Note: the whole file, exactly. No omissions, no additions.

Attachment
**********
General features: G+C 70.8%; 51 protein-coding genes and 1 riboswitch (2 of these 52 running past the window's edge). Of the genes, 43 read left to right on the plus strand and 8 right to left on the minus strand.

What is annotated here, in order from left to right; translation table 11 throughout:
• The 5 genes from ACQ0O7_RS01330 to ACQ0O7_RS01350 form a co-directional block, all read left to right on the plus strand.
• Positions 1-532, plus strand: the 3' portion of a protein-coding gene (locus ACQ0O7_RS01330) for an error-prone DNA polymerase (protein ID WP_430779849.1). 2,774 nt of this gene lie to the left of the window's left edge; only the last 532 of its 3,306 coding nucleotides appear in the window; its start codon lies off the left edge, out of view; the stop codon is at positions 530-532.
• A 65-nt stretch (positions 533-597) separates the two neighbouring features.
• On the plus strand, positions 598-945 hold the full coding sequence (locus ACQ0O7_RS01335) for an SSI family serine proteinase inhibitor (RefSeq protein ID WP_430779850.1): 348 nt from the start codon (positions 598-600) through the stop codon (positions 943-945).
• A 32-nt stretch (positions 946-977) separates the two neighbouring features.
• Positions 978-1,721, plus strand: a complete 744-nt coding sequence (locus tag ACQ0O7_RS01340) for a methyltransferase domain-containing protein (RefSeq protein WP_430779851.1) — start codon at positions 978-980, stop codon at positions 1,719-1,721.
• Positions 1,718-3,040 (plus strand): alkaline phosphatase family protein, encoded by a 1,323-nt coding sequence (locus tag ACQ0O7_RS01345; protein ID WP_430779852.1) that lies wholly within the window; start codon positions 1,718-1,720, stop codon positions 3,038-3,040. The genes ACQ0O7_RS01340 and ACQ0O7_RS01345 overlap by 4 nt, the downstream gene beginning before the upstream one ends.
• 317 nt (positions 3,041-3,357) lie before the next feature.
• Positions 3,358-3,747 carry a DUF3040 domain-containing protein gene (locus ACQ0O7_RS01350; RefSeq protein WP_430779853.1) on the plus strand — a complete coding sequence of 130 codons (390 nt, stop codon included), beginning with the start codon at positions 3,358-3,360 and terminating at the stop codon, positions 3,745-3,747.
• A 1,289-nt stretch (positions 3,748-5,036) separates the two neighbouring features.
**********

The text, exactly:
General features: G+C 70.8%; 51 protein-coding genes and 1 riboswitch (2 of these 52 running past the window's edge). Of the genes, 43 read left to right on the plus strand and 8 right to left on the minus strand.

What is annotated here, in order from left to right; translation table 11 throughout:
• The 5 genes from ACQ0O7_RS01330 to ACQ0O7_RS01350 form a co-directional block, all read left to right on the plus strand.
• Positions 1-532, plus strand: the 3' portion of a protein-coding gene (locus ACQ0O7_RS01330) for an error-prone DNA polymerase (protein ID WP_430779849.1). 2,774 nt of this gene lie to the left of the window's left edge; only the last 532 of its 3,306 coding nucleotides appear in the window; its start codon lies off the left edge, out of view; the stop codon is at positions 530-532.
• A 65-nt stretch (positions 533-597) separates the two neighbouring features.
• On the plus strand, positions 598-945 hold the full coding sequence (locus ACQ0O7_RS01335) for an SSI family serine proteinase inhibitor (RefSeq protein ID WP_430779850.1): 348 nt from the start codon (positions 598-600) through the stop codon (positions 943-945).
• A 32-nt stretch (positions 946-977) separates the two neighbouring features.
• Positions 978-1,721, plus strand: a complete 744-nt coding sequence (locus tag ACQ0O7_RS01340) for a methyltransferase domain-containing protein (RefSeq protein WP_430779851.1) — start codon at positions 978-980, stop codon at positions 1,719-1,721.
• Positions 1,718-3,040 (plus strand): alkaline phosphatase family protein, encoded by a 1,323-nt coding sequence (locus tag ACQ0O7_RS01345; protein ID WP_430779852.1) that lies wholly within the window; start codon positions 1,718-1,720, stop codon positions 3,038-3,040. The genes ACQ0O7_RS01340 and ACQ0O7_RS01345 overlap by 4 nt, the downstream gene beginning before the upstream one ends.
• 317 nt (positions 3,041-3,357) lie before the next feature.
• Positions 3,358-3,747 carry a DUF3040 domain-containing protein gene (locus ACQ0O7_RS01350; RefSeq protein WP_430779853.1) on the plus strand — a complete coding sequence of 130 codons (390 nt, stop codon included), beginning with the start codon at positions 3,358-3,360 and terminating at the stop codon, positions 3,745-3,747.
• A 1,289-nt stretch (positions 3,748-5,036) separates the two neighbouring features.